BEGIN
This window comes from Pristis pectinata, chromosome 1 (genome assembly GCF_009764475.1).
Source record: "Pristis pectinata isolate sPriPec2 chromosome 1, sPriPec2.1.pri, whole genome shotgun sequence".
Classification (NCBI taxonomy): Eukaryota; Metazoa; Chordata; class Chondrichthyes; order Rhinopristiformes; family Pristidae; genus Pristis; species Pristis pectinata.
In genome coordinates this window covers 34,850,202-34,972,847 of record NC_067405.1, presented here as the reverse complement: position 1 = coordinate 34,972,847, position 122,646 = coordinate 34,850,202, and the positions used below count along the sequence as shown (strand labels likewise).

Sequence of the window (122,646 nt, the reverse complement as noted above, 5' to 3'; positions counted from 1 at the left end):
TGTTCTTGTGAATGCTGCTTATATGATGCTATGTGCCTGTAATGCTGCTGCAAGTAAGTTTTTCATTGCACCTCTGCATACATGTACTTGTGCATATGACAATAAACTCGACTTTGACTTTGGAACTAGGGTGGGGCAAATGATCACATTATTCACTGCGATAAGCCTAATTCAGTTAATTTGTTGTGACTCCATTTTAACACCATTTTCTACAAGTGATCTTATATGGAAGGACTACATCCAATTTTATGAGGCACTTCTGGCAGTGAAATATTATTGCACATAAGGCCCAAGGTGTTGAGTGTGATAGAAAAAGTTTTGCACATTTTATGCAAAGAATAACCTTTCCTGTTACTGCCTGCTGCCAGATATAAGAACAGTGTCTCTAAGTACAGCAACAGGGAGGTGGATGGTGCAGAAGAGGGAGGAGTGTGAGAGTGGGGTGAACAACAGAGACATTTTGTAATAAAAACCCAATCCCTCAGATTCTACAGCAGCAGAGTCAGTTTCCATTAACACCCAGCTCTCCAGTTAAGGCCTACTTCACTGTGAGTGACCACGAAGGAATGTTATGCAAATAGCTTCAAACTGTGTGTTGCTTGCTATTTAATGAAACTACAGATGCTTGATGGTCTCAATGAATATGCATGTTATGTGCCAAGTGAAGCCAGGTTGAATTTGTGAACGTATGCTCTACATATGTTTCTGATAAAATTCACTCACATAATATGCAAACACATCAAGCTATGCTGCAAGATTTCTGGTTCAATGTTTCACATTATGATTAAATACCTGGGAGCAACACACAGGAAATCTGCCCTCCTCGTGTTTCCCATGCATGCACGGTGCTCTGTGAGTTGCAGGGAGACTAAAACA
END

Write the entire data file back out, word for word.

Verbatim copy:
This window comes from Pristis pectinata, chromosome 1 (genome assembly GCF_009764475.1).
Source record: "Pristis pectinata isolate sPriPec2 chromosome 1, sPriPec2.1.pri, whole genome shotgun sequence".
Classification (NCBI taxonomy): Eukaryota; Metazoa; Chordata; class Chondrichthyes; order Rhinopristiformes; family Pristidae; genus Pristis; species Pristis pectinata.
In genome coordinates this window covers 34,850,202-34,972,847 of record NC_067405.1, presented here as the reverse complement: position 1 = coordinate 34,972,847, position 122,646 = coordinate 34,850,202, and the positions used below count along the sequence as shown (strand labels likewise).

Sequence of the window (122,646 nt, the reverse complement as noted above, 5' to 3'; positions counted from 1 at the left end):
TGTTCTTGTGAATGCTGCTTATATGATGCTATGTGCCTGTAATGCTGCTGCAAGTAAGTTTTTCATTGCACCTCTGCATACATGTACTTGTGCATATGACAATAAACTCGACTTTGACTTTGGAACTAGGGTGGGGCAAATGATCACATTATTCACTGCGATAAGCCTAATTCAGTTAATTTGTTGTGACTCCATTTTAACACCATTTTCTACAAGTGATCTTATATGGAAGGACTACATCCAATTTTATGAGGCACTTCTGGCAGTGAAATATTATTGCACATAAGGCCCAAGGTGTTGAGTGTGATAGAAAAAGTTTTGCACATTTTATGCAAAGAATAACCTTTCCTGTTACTGCCTGCTGCCAGATATAAGAACAGTGTCTCTAAGTACAGCAACAGGGAGGTGGATGGTGCAGAAGAGGGAGGAGTGTGAGAGTGGGGTGAACAACAGAGACATTTTGTAATAAAAACCCAATCCCTCAGATTCTACAGCAGCAGAGTCAGTTTCCATTAACACCCAGCTCTCCAGTTAAGGCCTACTTCACTGTGAGTGACCACGAAGGAATGTTATGCAAATAGCTTCAAACTGTGTGTTGCTTGCTATTTAATGAAACTACAGATGCTTGATGGTCTCAATGAATATGCATGTTATGTGCCAAGTGAAGCCAGGTTGAATTTGTGAACGTATGCTCTACATATGTTTCTGATAAAATTCACTCACATAATATGCAAACACATCAAGCTATGCTGCAAGATTTCTGGTTCAATGTTTCACATTATGATTAAATACCTGGGAGCAACACACAGGAAATCTGCCCTCCTCGTGTTTCCCATGCATGCACGGTGCTCTGTGAGTTGCAGGGAGACTAAAACA